A day in the life of one of Vincent Wildlife Trust’s volunteer camera trappers, Matthew Davies, who first volunteered during the Pine Marten Recovery Project (PMRP) in Wales from the start. Now he is an experienced camera trapper for VWT and the Woodland Trust. Matthew is skilled and passionate about capturing evidence and records of pine martens as the population grows and expands in Wales.
So, after a week of early shifts I’m up, having had a lie in, two breakfasts, sorted batteries, SD cards and treats and now ready to go at 07:00! First stop, a Celtic rainforest with a huge gorge with steep sides covered in bryophytes and plant life that could be un-changed since the Ice Age! The camera is at the start of the gorge and has been there since new year recording many mustelids including pine marten. This Woodland Trust camera is being taken out and used by other volunteers elsewhere but has done its job documenting the spread of pine martens north through Eryri.
After a quick coffee and a fly past from a kingfisher, it’s time to leave the gorge and head further north to the steep-sided and boulder-littered woods of Coed Oerddwr (wood of the cold water) which climbs up from the Glaslyn and heads toward Moel Hebog (Mountain of Hawks).
The zigzag cart track is steep but always has plenty of seasonal wildflowers to keep your mind off burning muscles! A little bit of meadow/farmland splits the two sections of woodland, the lower being Celtic rainforest and upper being predominantly conifer.
The conifer area is gradually being turned to broadleaf with pockets of gnarly broadleaf trees in inaccessible steep craggy places — perfect pine marten country. Here I have one camera that is productive with pine marten footage and another which is there to capture whatever comes along. The ‘whatever’ camera has inadvertently captured a glimpse of pine marten darting between trees at the back of the shot so I’m now going to move this camera to track the trail of this pine marten to see where its route goes… which will eventually help me set up a camera for bib shots.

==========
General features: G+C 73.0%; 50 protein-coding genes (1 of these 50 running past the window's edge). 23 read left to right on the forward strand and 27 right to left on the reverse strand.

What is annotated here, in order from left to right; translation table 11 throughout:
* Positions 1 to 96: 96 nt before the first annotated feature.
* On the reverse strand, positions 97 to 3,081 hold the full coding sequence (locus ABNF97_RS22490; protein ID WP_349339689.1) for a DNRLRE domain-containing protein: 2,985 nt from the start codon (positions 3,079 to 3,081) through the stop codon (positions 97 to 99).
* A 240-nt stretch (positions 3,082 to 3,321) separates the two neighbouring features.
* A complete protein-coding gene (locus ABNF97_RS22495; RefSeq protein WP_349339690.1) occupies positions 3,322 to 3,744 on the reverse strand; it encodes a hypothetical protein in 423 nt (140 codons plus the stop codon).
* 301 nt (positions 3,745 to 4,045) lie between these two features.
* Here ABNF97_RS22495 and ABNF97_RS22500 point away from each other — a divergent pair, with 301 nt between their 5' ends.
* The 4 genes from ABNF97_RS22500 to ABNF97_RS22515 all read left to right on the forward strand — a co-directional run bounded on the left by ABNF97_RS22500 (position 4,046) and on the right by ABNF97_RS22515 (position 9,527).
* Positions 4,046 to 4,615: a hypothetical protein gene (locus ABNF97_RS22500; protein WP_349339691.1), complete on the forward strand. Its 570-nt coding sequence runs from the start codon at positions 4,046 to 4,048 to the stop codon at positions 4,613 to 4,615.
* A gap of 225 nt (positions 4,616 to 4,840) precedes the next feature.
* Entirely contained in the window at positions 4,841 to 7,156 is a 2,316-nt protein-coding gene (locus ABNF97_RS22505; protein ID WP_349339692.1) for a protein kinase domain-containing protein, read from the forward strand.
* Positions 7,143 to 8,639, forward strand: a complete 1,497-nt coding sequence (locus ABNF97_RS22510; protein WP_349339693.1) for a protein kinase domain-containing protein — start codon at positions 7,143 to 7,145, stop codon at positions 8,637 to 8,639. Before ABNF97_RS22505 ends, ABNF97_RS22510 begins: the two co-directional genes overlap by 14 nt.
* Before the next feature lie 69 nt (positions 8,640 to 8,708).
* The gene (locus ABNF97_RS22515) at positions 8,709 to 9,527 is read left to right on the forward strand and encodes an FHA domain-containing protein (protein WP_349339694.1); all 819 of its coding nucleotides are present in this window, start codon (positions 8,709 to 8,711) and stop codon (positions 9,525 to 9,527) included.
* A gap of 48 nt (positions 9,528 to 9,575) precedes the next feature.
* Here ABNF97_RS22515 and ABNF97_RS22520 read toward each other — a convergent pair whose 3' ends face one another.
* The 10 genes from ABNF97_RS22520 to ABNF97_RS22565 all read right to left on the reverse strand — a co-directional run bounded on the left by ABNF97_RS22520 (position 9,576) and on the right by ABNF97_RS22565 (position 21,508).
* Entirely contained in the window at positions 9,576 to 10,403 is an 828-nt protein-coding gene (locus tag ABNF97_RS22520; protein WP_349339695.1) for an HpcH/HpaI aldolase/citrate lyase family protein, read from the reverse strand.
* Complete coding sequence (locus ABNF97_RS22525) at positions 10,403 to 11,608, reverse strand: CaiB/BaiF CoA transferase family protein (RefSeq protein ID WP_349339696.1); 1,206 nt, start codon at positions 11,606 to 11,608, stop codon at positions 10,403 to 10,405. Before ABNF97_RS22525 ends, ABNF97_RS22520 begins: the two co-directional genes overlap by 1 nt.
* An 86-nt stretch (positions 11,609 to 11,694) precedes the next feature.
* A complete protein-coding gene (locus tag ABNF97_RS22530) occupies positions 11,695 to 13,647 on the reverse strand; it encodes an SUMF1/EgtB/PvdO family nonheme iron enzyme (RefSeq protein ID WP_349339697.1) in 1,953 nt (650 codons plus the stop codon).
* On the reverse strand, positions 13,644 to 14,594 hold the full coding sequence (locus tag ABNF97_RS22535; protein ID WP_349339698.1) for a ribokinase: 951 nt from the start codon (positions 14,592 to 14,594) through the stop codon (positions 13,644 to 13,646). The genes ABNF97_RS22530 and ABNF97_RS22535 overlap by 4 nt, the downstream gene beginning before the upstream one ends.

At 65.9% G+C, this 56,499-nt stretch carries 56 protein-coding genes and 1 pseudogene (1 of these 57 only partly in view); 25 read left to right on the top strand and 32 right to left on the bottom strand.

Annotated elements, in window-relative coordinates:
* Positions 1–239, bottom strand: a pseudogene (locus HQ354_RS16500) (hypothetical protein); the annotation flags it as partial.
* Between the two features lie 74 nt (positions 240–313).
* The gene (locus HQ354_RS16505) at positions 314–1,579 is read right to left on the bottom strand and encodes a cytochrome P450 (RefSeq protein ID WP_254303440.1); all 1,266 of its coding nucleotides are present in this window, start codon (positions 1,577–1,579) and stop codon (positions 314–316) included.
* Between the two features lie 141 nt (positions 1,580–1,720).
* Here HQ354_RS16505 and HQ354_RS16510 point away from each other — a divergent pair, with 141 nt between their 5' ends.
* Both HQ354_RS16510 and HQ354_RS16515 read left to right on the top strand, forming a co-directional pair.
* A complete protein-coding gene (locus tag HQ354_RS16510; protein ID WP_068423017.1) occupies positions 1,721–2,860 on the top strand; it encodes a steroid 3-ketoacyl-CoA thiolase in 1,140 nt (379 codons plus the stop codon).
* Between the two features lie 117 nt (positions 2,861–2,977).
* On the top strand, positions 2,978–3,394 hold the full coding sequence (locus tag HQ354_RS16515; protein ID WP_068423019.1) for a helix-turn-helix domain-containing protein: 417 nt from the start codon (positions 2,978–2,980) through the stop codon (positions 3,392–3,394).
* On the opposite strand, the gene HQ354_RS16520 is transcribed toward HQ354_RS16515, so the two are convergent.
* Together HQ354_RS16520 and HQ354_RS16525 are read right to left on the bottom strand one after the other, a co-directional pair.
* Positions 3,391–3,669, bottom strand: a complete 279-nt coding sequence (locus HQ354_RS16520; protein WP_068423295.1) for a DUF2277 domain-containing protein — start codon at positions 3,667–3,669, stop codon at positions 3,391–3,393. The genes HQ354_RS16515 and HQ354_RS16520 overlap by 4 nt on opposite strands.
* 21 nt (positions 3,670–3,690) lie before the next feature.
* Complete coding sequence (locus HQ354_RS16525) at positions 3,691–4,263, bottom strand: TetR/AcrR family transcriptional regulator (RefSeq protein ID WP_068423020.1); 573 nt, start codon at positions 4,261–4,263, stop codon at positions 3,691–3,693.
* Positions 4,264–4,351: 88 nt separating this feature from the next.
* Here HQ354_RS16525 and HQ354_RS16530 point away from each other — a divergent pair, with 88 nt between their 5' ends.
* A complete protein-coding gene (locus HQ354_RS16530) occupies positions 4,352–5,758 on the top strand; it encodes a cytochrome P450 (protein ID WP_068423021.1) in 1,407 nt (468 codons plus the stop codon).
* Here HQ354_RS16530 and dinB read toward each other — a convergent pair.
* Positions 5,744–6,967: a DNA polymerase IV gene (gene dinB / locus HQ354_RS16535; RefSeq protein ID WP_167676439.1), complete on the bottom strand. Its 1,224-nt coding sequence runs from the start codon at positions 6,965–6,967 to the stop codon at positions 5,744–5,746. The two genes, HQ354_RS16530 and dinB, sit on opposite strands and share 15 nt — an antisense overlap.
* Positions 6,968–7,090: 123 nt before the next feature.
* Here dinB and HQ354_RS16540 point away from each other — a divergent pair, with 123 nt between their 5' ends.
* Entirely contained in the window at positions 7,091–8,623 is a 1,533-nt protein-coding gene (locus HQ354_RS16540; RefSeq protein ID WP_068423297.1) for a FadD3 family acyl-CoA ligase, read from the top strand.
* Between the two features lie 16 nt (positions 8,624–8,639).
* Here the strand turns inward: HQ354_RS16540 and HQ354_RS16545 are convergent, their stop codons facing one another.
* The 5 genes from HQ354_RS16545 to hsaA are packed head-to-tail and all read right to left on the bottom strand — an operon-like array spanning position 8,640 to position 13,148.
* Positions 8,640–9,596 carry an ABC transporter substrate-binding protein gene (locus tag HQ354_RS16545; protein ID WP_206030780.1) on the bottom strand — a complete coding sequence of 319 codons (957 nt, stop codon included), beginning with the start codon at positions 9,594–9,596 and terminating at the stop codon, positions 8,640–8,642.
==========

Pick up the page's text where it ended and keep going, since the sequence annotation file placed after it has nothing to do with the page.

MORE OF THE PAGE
Pine marten country: ©Matthew Davies
More coffee — this time with cake — on the edge of a big rocky outcrop overlooking the mountain ranges from Eryri to Cnicht to the Moelwyns and the Rhinogs, which is one of my favorite views in Wales and well worth the drive and climb!
Stop off in Coed Y Brenin on the way back to Barmouth at Maesgwm Farm to walk the dog and collect some fresh free-range eggs for more pine marten camera trapping. One more (shorter) walk on private land that contains some prime Celtic rainforest and has had visiting pine martens for over six years now.
The original Coed Y Brenin breeding pair of PM13 and PM25 are still here — there’s also a mother with a kit and a pine marten that travels between Barmouth and Ganllwyd, which is probably one of the kits from 2018. All are present on the footage, so that’s five pine martens here in Coed y Brenin.
There’s a mother with three kits further down the Mawddach and I have seen CCTV footage from Dolgellau with another pine marten on it. That makes at least ten on the Mawddach and two further north, with plenty of sightings in Arthog, Llan Ffestiniog and Rhydymain… and that means a job well done by VWT’s PMRP. The Welsh pine marten population is back and ready for business!
The most important factor in choosing a camera trap location now is: how far is it from a car park!
Thank you to Matthew and all the volunteers who helped to make the PMRP such a success and to those volunteers who have continued to champion and monitor the pine martens recovery across Wales.
Banner photo: ©Matthew Davies